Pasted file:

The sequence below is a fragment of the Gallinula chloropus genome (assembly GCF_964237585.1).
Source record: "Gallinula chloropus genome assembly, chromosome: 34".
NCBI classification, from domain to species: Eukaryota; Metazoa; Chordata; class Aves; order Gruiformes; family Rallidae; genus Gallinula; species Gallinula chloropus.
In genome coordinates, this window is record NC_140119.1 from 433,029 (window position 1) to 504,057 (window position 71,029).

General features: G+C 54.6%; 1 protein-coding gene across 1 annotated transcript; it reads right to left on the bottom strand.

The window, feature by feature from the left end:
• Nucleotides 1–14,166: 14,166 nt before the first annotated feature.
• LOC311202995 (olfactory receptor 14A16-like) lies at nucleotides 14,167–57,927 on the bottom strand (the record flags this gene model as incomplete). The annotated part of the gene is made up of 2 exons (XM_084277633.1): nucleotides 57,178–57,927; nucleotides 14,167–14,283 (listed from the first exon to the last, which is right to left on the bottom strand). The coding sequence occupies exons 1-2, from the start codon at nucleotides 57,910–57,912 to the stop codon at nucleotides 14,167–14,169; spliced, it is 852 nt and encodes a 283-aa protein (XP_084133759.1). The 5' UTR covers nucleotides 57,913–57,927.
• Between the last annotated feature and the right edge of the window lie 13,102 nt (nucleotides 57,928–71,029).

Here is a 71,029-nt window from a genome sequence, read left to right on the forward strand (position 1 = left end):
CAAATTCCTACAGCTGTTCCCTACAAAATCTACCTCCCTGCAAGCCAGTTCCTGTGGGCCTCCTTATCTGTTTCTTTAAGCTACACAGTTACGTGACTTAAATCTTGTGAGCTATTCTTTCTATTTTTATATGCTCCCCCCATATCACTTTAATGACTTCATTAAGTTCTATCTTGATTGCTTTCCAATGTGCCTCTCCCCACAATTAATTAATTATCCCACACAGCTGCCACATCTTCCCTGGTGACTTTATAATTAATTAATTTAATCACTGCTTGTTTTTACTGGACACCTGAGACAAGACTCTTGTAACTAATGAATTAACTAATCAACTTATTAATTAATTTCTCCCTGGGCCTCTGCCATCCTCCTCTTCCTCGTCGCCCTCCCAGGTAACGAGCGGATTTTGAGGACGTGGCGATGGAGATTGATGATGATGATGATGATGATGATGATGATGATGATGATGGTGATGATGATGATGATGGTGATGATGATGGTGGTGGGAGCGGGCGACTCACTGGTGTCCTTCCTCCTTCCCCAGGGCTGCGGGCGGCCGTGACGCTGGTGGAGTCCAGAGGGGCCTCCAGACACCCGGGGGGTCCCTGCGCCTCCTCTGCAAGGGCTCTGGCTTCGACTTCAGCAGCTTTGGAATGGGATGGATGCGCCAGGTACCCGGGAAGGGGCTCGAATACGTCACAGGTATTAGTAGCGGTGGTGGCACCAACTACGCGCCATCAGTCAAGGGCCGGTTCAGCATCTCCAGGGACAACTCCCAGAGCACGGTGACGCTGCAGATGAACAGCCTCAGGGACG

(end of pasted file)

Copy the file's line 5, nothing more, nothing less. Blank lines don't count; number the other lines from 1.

General features: G+C 54.6%; 1 protein-coding gene across 1 annotated transcript; it reads right to left on the bottom strand.